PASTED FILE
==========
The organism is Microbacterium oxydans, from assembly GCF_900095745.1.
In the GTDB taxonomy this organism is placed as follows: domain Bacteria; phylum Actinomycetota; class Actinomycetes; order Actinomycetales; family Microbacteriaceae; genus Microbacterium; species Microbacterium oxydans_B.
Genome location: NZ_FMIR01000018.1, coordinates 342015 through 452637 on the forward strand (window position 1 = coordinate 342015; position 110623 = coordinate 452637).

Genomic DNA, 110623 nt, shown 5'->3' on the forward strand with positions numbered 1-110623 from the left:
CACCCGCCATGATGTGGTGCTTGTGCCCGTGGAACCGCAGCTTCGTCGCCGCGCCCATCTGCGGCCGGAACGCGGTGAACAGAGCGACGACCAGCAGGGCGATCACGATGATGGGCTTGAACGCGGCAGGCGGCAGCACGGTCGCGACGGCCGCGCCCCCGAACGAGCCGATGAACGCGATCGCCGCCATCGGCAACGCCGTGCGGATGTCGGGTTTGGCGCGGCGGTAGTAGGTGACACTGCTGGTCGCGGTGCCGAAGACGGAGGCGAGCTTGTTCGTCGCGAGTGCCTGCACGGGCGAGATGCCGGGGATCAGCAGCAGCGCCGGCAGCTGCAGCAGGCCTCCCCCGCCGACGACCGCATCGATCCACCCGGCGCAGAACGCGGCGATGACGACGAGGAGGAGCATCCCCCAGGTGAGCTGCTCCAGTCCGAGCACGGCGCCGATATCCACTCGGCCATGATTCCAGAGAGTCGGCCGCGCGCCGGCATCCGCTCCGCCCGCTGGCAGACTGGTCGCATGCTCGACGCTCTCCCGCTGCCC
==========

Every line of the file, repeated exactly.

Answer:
The organism is Microbacterium oxydans, from assembly GCF_900095745.1.
In the GTDB taxonomy this organism is placed as follows: domain Bacteria; phylum Actinomycetota; class Actinomycetes; order Actinomycetales; family Microbacteriaceae; genus Microbacterium; species Microbacterium oxydans_B.
Genome location: NZ_FMIR01000018.1, coordinates 342015 through 452637 on the forward strand (window position 1 = coordinate 342015; position 110623 = coordinate 452637).

Genomic DNA, 110623 nt, shown 5'->3' on the forward strand with positions numbered 1-110623 from the left:
CACCCGCCATGATGTGGTGCTTGTGCCCGTGGAACCGCAGCTTCGTCGCCGCGCCCATCTGCGGCCGGAACGCGGTGAACAGAGCGACGACCAGCAGGGCGATCACGATGATGGGCTTGAACGCGGCAGGCGGCAGCACGGTCGCGACGGCCGCGCCCCCGAACGAGCCGATGAACGCGATCGCCGCCATCGGCAACGCCGTGCGGATGTCGGGTTTGGCGCGGCGGTAGTAGGTGACACTGCTGGTCGCGGTGCCGAAGACGGAGGCGAGCTTGTTCGTCGCGAGTGCCTGCACGGGCGAGATGCCGGGGATCAGCAGCAGCGCCGGCAGCTGCAGCAGGCCTCCCCCGCCGACGACCGCATCGATCCACCCGGCGCAGAACGCGGCGATGACGACGAGGAGGAGCATCCCCCAGGTGAGCTGCTCCAGTCCGAGCACGGCGCCGATATCCACTCGGCCATGATTCCAGAGAGTCGGCCGCGCGCCGGCATCCGCTCCGCCCGCTGGCAGACTGGTCGCATGCTCGACGCTCTCCCGCTGCCC